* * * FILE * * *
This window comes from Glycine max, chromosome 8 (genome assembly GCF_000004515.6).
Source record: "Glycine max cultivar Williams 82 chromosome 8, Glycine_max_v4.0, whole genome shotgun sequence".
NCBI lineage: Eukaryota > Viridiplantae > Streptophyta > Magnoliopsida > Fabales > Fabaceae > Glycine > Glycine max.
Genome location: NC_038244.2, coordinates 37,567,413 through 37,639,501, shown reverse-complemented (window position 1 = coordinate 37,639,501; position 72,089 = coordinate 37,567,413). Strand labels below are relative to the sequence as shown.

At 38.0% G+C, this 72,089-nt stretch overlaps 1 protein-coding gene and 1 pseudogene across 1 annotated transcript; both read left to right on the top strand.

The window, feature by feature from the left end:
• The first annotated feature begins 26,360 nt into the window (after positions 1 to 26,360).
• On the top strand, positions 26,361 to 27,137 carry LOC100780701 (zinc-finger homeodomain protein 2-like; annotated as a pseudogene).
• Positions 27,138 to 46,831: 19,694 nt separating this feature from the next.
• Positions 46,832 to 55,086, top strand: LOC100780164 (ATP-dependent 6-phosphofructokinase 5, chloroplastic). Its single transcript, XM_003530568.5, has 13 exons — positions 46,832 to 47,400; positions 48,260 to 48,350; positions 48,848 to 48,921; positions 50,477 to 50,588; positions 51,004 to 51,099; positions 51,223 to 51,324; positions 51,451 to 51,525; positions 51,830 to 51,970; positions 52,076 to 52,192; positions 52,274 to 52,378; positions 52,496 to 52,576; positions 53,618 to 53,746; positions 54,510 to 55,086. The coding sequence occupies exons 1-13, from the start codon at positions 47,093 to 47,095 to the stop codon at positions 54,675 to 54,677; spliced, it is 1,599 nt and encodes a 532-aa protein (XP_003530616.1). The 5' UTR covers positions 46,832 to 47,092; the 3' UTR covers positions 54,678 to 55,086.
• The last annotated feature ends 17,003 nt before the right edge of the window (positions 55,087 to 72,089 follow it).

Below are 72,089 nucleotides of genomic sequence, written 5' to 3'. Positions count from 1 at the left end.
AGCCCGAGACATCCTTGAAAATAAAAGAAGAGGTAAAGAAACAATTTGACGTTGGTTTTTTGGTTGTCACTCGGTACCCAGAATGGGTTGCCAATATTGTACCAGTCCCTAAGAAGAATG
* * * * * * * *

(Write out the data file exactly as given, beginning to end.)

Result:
This window comes from Glycine max, chromosome 8 (genome assembly GCF_000004515.6).
Source record: "Glycine max cultivar Williams 82 chromosome 8, Glycine_max_v4.0, whole genome shotgun sequence".
NCBI lineage: Eukaryota > Viridiplantae > Streptophyta > Magnoliopsida > Fabales > Fabaceae > Glycine > Glycine max.
Genome location: NC_038244.2, coordinates 37,567,413 through 37,639,501, shown reverse-complemented (window position 1 = coordinate 37,639,501; position 72,089 = coordinate 37,567,413). Strand labels below are relative to the sequence as shown.

At 38.0% G+C, this 72,089-nt stretch overlaps 1 protein-coding gene and 1 pseudogene across 1 annotated transcript; both read left to right on the top strand.

The window, feature by feature from the left end:
• The first annotated feature begins 26,360 nt into the window (after positions 1 to 26,360).
• On the top strand, positions 26,361 to 27,137 carry LOC100780701 (zinc-finger homeodomain protein 2-like; annotated as a pseudogene).
• Positions 27,138 to 46,831: 19,694 nt separating this feature from the next.
• Positions 46,832 to 55,086, top strand: LOC100780164 (ATP-dependent 6-phosphofructokinase 5, chloroplastic). Its single transcript, XM_003530568.5, has 13 exons — positions 46,832 to 47,400; positions 48,260 to 48,350; positions 48,848 to 48,921; positions 50,477 to 50,588; positions 51,004 to 51,099; positions 51,223 to 51,324; positions 51,451 to 51,525; positions 51,830 to 51,970; positions 52,076 to 52,192; positions 52,274 to 52,378; positions 52,496 to 52,576; positions 53,618 to 53,746; positions 54,510 to 55,086. The coding sequence occupies exons 1-13, from the start codon at positions 47,093 to 47,095 to the stop codon at positions 54,675 to 54,677; spliced, it is 1,599 nt and encodes a 532-aa protein (XP_003530616.1). The 5' UTR covers positions 46,832 to 47,092; the 3' UTR covers positions 54,678 to 55,086.
• The last annotated feature ends 17,003 nt before the right edge of the window (positions 55,087 to 72,089 follow it).

Below are 72,089 nucleotides of genomic sequence, written 5' to 3'. Positions count from 1 at the left end.
AGCCCGAGACATCCTTGAAAATAAAAGAAGAGGTAAAGAAACAATTTGACGTTGGTTTTTTGGTTGTCACTCGGTACCCAGAATGGGTTGCCAATATTGTACCAGTCCCTAAGAAGAATG